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About Minty’s Kiss – When Molly retreats to North Carolina with Gracie, her ten-year-old daughter, she’s surprised to find her childhood crush, Nick, still living in the area. Months before her retreat, Molly’s husband announces he’s leaving to sail around the world with his best friend. She divorces him and takes Gracie and Harold, her seventeen-year-old cat, to the Smoky Mountains where she spent many happy childhood vacations. The morning after her arrival, Nick shows up on her porch, and he is even more handsome than she remembered. She feels the flush of her adolescent crush heating up. Minty’s Kiss is a sweet romantic novella, filled with holiday cheer brought to life by an adorable kitten.
“Mommy, Harold isn’t here.”
Molly’s daughter Gracie jumped onto her bed, forcing her eyes open. It felt as if she’d only been sleeping for a few minutes. Molly sat up, rubbing her eyes.
“He’s probably hiding in a closet or under a bed.”
“No, he’s out in the woods somewhere. He ran outside when I opened the door to go out on the porch.”
Molly wondered how Harold managed to run anywhere these days, but he’d always been a bolter when a door opened. He loved being outside, particularly when he came to the mountains where he’d been born.
“He won’t go far. He’s too slow these days.”
“He wasn’t slow when he pushed past me and jumped off the porch.”
Molly got out of bed and pulled on her sweats that she’d peeled off the night before, dead tired after an eight-hour drive to the cabin from Jacksonville, Florida. Pulling a trailer behind her truck proved to be more challenging than she imagined. But they’d made it back to the place where Molly first fell in love and always felt safe. She inherited the cabin when her father died in May. When Molly’s husband announced a few months later that sailing the world with his best friend was more important than being a father to their daughter and a husband to her, the cabin provided Molly a lifeline. So she’d done what her own mother had done eighteen years earlier and moved her daughter and herself back to the cabin in North Carolina after her divorce. She vowed not to follow her mother’s example and kept her bitterness at Derek’s abandonment from Gracie. Besides, she loved Murphy, the mountains, and the small cabin that her father had neglected during his years of battling cancer. And more importantly, Molly made the decision to divorce Derek once she gazed into the huge gap in how each envisioned their relationship. Often on the drive from Jacksonville to Murphy, she wondered about Nick. She hadn’t seen him since she was a teenager, and he had girls his own age hanging all over him. He was probably married with two kids, so she put him out of her mind.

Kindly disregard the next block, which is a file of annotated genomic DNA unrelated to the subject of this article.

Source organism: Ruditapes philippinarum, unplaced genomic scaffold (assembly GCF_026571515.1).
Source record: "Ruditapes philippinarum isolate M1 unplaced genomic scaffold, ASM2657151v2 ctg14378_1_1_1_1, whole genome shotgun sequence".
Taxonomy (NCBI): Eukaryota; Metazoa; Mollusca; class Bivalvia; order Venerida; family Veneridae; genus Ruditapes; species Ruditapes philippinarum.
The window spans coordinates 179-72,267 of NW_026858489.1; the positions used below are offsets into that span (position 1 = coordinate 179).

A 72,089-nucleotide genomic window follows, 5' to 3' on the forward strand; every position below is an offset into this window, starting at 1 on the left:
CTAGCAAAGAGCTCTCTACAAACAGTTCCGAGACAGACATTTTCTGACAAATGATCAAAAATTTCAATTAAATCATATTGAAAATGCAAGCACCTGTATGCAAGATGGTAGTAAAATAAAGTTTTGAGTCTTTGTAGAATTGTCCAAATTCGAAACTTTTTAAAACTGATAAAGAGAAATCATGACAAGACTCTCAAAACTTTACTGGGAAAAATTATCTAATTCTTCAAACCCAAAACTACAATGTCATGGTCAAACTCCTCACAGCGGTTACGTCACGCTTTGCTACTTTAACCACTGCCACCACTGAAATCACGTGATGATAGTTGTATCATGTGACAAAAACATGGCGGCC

Molly walked out to the broad porch that ran the length of the cabin. She breathed in the mountain air and looked out at the fog masking the view of the Smokies. She’d always loved watching the “smoke” glide away in wisps of clouds, slowly revealing the tree-covered mountains.
“Harold, here kitty. Come on, Harold. Breakfast time.” She whistled her special call, which usually brought the old cat rambling in his walk of old age to find out what the fuss was.
Molly turned sharply toward the driveway and watched as a tall man with blonde hair walked around the trailer she’d driven from Jacksonville. She knew instantly who it was, and immediately she felt safe. Nick Johnson. Her one-time best friend and childhood crush. The man she vowed to marry one day.
“Nick? Is it really you?” He took the four steps up to the porch in one giant leap and then he engulfed her in his arms.
“You’re all grown up, Molly, but I’d recognize you anywhere.”
“Same for you. It’s good to see you.”
“I heard about your dad. He was a good man.”
“Thank you. He was sick for a long time with cancer, so it was really a blessing when he passed.”
Nick nodded. “Did I hear you calling for Harold? You still have Harold?”
“Sure do. He’s an old man now, but he made the trip with us.”
Just then the front door opened, and Gracie came out onto the porch.
“Mommy, did he come back?”